The man’s lifestyle over many decades has featured a flaunting of vast material wealth. Again, I won’t presume to know what is in the hearts of those who believe in the principles espoused in Scripture, but I doubt seriously that Trump’s opulent lifestyle fits the bill.

And when I hear Trump talk about the Bible and its contents, he sounds for all the world — to my ears, at least — as though he’s talking about a paperback novel he bought off the used-book shelf. Am I wrong or does he sound to anyone else as though he doesn’t have a clue as to what the Bible actually says — about anything?

But here we are. We’ve been through three contested Republican political events; Trump has finished first in two of them. The South Carolina primary took place in a state where New Testament religion plays a major role in the lives of many of those who call themselves Republicans.

This has been a confounding electoral process so far. Donald Trump’s appeal among evangelical voters within the Republican Party base might be the most perplexing development of all.

What in the name of all that is holy am I missing?


Another Bush vs. Clinton? Not any longer

Former Secretary of State Hillary Rodham Clinton reacts as she is introduced to speak at the Massachusetts Conference for Women in Boston, Thursday, Dec. 4, 2014. (AP Photo/Elise Amendola)

It seems like eons ago.

Pundits on the left and the right not so long ago were talking — some of them bemoaning — about the idea of another race involving presidential candidates named “Bush and Clinton.”

Well, as of Saturday night that dream/nightmare went out the window.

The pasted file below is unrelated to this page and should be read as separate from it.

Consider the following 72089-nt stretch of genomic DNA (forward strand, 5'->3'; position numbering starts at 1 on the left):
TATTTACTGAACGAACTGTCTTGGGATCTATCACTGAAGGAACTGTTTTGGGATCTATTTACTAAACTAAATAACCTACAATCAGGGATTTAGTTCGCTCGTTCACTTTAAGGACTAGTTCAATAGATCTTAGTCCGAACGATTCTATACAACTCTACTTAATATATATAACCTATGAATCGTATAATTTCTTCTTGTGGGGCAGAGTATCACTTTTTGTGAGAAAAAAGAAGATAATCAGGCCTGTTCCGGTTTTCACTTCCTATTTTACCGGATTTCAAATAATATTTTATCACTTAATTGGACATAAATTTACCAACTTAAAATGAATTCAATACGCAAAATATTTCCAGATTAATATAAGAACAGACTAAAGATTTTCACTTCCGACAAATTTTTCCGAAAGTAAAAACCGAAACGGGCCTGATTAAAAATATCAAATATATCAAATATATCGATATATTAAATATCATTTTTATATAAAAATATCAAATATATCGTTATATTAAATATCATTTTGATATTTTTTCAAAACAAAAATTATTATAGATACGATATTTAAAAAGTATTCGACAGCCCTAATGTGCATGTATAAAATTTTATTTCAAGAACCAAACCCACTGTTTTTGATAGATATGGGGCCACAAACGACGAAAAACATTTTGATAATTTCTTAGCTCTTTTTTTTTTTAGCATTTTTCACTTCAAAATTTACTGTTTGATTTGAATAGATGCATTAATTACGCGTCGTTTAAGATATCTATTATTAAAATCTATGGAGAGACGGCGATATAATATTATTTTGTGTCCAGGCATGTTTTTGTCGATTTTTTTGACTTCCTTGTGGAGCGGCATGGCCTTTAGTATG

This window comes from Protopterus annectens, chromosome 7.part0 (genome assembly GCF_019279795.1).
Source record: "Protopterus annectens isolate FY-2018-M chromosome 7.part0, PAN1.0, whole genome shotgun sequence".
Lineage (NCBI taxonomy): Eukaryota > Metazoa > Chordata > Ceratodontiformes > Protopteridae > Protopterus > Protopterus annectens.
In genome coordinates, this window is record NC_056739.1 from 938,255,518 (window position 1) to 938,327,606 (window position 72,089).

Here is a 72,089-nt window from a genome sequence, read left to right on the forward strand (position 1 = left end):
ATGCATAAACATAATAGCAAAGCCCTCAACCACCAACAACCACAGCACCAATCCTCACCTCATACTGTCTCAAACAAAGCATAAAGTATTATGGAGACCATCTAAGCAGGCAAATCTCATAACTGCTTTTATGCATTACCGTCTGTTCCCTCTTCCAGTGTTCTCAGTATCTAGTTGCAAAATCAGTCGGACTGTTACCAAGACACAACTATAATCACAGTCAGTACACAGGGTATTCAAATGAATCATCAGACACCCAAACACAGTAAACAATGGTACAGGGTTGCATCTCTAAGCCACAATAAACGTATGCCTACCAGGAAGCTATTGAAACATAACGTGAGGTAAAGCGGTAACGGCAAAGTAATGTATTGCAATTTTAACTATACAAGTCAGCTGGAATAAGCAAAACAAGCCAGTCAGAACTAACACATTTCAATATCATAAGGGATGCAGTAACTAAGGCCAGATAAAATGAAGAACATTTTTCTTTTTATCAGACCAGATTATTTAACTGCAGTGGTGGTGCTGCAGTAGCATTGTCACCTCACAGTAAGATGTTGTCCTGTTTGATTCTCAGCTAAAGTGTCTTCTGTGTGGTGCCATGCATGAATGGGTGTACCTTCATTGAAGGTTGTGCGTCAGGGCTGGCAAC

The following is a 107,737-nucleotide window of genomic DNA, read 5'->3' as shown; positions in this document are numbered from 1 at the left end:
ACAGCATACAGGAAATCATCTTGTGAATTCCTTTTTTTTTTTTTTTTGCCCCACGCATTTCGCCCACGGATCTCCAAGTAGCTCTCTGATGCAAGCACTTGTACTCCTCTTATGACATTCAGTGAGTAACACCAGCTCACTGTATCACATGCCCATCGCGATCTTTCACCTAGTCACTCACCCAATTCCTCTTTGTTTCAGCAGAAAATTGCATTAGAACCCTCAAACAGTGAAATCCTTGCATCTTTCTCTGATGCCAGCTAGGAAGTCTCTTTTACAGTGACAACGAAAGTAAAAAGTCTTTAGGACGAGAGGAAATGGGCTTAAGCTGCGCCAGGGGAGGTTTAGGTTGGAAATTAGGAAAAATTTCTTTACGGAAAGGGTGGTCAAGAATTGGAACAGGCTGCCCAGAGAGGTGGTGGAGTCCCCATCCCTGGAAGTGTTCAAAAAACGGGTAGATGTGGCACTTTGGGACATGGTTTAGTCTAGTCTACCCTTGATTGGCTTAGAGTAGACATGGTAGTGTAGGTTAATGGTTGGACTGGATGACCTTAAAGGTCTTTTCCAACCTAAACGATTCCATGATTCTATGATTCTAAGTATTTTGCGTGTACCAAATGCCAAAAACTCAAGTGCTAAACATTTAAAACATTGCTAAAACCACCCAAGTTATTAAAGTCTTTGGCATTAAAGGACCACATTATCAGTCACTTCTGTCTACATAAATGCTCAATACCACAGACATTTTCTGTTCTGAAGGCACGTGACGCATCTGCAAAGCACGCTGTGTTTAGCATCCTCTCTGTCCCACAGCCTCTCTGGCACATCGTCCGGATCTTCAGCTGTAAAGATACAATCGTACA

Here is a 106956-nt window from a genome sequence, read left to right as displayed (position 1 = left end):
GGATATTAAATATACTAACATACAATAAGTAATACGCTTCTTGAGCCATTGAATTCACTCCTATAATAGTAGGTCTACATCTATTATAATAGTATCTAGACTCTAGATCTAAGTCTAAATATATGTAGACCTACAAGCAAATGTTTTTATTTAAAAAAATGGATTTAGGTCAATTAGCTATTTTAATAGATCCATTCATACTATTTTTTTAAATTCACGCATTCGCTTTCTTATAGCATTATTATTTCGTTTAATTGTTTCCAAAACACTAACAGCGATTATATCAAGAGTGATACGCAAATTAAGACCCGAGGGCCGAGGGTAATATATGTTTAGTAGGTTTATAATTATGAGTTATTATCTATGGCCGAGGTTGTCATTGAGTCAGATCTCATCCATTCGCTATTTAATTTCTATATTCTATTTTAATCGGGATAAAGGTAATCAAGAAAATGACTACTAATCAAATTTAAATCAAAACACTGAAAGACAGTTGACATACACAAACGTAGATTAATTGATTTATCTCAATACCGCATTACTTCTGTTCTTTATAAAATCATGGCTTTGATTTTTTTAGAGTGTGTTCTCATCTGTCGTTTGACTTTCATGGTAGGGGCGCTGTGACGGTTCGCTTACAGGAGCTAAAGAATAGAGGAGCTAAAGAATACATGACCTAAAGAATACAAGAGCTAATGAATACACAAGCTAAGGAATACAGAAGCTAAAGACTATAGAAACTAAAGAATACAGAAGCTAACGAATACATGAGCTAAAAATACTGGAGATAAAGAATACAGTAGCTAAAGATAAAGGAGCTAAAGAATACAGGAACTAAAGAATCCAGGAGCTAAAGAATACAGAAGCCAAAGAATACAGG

Former Florida Gov. Jeb Bush dropped out of the Republican primary race after getting battered in South Carolina.

The “Clinton” in this scenario? Hillary Clinton won the Nevada Democratic caucus by a comfortable — if not overwhelming — margin and has returned as the prohibitive favorite for her party’s presidential nomination.

I was not one of those who dreaded another Bush-Clinton matchup. I thought then, and I still do, that Jeb Bush could have made a strong case for his own candidacy. He has executive experience and did a good job as governor of a growing state. He’s not the squishy lefty that hard-right conservatives say he is.

Donald J. Trump drew a bead on Bush early on and beat his brains in.

Then we have Hillary Clinton. I refuse to refer to her as “Hillary,” as so many others have done.

She’s got some baggage. Her own legislative and foreign policy experience will be a plus as she plows her way to the expected nomination.

Clinton has that authenticity and likability matter she’ll need to resolve.

You know what they say about any span of time being a “lifetime in politics.” It could be a day, a week, a month — perhaps even an hour, or so it seems.

A year clearly is a lifetime.

What once was seen as quite probable is now gone. Vanished. Jeb Bush could’ve been a contendah.

It didn’t happen. Now, it’s on to the next round of unpredictable finishes.


Trump breaks all the rules


It’s become almost a cliché these days to note how Donald J. Trump has broken all the standard political rules.

He has gone on record as supporting abortion on demand, single-payer health insurance, he’s given money to Hillary Clinton’s previous campaigns, he calls the Iraq War a “huge mistake.”

The Republican Party primary base of voters would seem to oppose him on every one of those issues.